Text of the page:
Genetically Modified Offspring (GMOs) of Atomic Veterans
The genetic effects of radiation are expressed, not just in irradiated individuals, but in their immediate or remote offspring. The time lag is great because of the duration of the human life cycle, and massive epidemiological studies with long-term follow-up are needed to accumulate sufficient data for statistical analysis. Moreover, for risk estimation of exposures that are not uniformly or randomly delivered to the entire population, the age and sex distribution of the exposed population and the different probabilities of having children for members of the population of each age and sex must be taken into account.
The genetic effects of radiation must be detected through the study of certain endpoints, for example, visible chromosome abnormalities, proteins with altered conformations or charges, spontaneous abortions, congenital malformations, or premature death. In addition, radiation induced mutations may affect different endpoints to different degrees.
Who is considered a Child of an Atomic Veteran?
Changing the approach to support identifying, researching and treating GMOs.
Our database will represent a definieable group of concerned global citizens who can prove their Atomic GMO Lineage and are willing to continue to serve and allow legitimate researchers to have access to them to help identify and understand the generational impacts. The world continues to live with this threat, lets’ not lose capturing data before we lose one or two generations of genetic data that could be captured.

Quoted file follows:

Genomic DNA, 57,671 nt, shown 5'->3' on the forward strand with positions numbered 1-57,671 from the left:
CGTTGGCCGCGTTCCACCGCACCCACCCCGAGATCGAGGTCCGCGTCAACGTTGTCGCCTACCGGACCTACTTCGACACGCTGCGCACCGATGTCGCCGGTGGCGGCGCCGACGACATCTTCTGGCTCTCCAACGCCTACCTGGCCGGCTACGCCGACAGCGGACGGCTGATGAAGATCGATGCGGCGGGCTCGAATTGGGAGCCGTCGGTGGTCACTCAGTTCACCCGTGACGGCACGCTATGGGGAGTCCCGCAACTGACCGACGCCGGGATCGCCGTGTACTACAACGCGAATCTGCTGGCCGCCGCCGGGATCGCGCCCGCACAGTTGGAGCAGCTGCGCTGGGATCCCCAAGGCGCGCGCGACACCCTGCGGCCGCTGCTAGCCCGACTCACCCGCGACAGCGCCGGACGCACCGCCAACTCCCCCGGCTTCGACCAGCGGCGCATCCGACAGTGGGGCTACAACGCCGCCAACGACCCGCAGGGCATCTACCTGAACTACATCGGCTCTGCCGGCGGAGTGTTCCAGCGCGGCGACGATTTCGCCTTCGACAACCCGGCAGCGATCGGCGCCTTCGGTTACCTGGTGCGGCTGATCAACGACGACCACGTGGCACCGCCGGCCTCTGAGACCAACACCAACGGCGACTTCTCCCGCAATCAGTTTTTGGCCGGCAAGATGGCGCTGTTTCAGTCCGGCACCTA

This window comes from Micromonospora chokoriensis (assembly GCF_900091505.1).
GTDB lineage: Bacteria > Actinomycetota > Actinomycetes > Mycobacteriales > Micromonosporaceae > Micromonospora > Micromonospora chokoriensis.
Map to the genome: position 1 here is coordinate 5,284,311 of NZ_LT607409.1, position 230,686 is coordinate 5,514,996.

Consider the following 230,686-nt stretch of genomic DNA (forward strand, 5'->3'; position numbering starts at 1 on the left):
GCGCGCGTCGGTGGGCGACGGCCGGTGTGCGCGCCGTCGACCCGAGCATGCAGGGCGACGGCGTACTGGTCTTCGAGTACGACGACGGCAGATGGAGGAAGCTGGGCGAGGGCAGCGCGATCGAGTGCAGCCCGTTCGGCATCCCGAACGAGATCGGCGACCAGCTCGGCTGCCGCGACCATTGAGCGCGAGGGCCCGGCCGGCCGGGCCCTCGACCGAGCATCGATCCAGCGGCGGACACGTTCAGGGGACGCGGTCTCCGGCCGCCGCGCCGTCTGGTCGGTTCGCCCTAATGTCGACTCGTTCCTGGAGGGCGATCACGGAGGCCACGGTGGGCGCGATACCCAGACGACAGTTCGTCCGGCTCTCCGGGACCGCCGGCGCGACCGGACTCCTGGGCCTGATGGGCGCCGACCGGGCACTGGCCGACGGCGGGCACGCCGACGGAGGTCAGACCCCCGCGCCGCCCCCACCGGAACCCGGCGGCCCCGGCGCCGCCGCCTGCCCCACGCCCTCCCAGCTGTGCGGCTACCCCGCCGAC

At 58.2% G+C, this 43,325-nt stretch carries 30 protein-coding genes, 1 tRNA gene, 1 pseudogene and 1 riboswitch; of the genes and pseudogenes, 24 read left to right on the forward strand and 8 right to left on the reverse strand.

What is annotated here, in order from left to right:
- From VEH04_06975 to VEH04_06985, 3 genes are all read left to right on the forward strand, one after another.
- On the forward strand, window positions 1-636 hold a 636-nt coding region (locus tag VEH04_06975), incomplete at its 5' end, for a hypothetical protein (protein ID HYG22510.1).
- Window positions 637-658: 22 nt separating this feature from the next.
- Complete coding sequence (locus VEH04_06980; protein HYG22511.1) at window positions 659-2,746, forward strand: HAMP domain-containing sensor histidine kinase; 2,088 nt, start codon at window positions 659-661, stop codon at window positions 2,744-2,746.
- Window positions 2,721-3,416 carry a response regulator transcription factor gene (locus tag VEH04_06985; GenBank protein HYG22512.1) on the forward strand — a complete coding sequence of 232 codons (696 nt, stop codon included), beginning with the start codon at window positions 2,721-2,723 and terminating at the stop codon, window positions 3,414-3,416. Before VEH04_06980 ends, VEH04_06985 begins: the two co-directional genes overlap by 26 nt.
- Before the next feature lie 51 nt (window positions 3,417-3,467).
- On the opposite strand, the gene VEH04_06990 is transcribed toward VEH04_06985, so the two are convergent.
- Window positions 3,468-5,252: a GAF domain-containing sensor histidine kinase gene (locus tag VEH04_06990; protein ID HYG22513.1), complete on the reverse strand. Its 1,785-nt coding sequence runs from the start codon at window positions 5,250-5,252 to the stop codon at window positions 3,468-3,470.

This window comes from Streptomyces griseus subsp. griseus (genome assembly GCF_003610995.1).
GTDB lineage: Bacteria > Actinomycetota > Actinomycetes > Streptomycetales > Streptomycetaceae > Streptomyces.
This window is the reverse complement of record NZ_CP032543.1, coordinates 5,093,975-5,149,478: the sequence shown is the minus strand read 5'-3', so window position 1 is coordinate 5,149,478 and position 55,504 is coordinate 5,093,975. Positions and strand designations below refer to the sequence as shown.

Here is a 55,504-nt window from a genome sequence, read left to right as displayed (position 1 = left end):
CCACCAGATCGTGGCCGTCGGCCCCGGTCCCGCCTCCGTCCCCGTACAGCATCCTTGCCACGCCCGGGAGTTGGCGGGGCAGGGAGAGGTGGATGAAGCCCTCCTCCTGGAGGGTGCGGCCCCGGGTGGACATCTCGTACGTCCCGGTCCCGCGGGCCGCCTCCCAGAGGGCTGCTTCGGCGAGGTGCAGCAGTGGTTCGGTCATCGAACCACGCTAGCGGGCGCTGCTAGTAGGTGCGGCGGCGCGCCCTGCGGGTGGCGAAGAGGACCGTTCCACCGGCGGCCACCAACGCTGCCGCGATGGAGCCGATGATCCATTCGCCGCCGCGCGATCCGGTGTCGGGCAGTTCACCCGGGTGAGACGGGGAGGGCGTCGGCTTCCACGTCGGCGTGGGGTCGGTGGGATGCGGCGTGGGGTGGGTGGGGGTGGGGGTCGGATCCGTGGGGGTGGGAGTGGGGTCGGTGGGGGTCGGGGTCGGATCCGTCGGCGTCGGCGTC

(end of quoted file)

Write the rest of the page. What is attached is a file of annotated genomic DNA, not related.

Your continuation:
Why this matters.
Our group getting access to information is critical when we suspect our living or deceased family service members were exposed during the global nuclear arms race. Although there is a continuing need to assess the genetic effects of radiation exposure, for several reasons the perspective has changed somewhat from that in the 1950s. First, it is now clear that the risk of cancer in individuals exposed to radiation is significant and that limiting exposure to radiation to reduce the risk of cancer also limits the genetically significant exposure. Second, the instruments and techniques used in medical radiation have improved significantly, so that the overall doses used in medical diagnoses are reduced and patient exposure in all but the targeted organs is lessened. Third, in regard to the induction of mutations, the greater current risk seems to result from exposure to chemical mutagens in the environment rather than from the exposure of populations to radiation. Despite changed conditions, estimating the genetic effects of radiation remains important for setting exposure standards, both for the general population and for those exposed in their occupations.
There are many difficulties in measuring the genetic effects of exposure of the human population to radiation and other mutagens. This is why, more than 20 years after the BEAR Committee first addressed the issues of radiation exposure, there is still uncertainty and controversy. The following are some of the difficulties and considerations that must be kept in mind.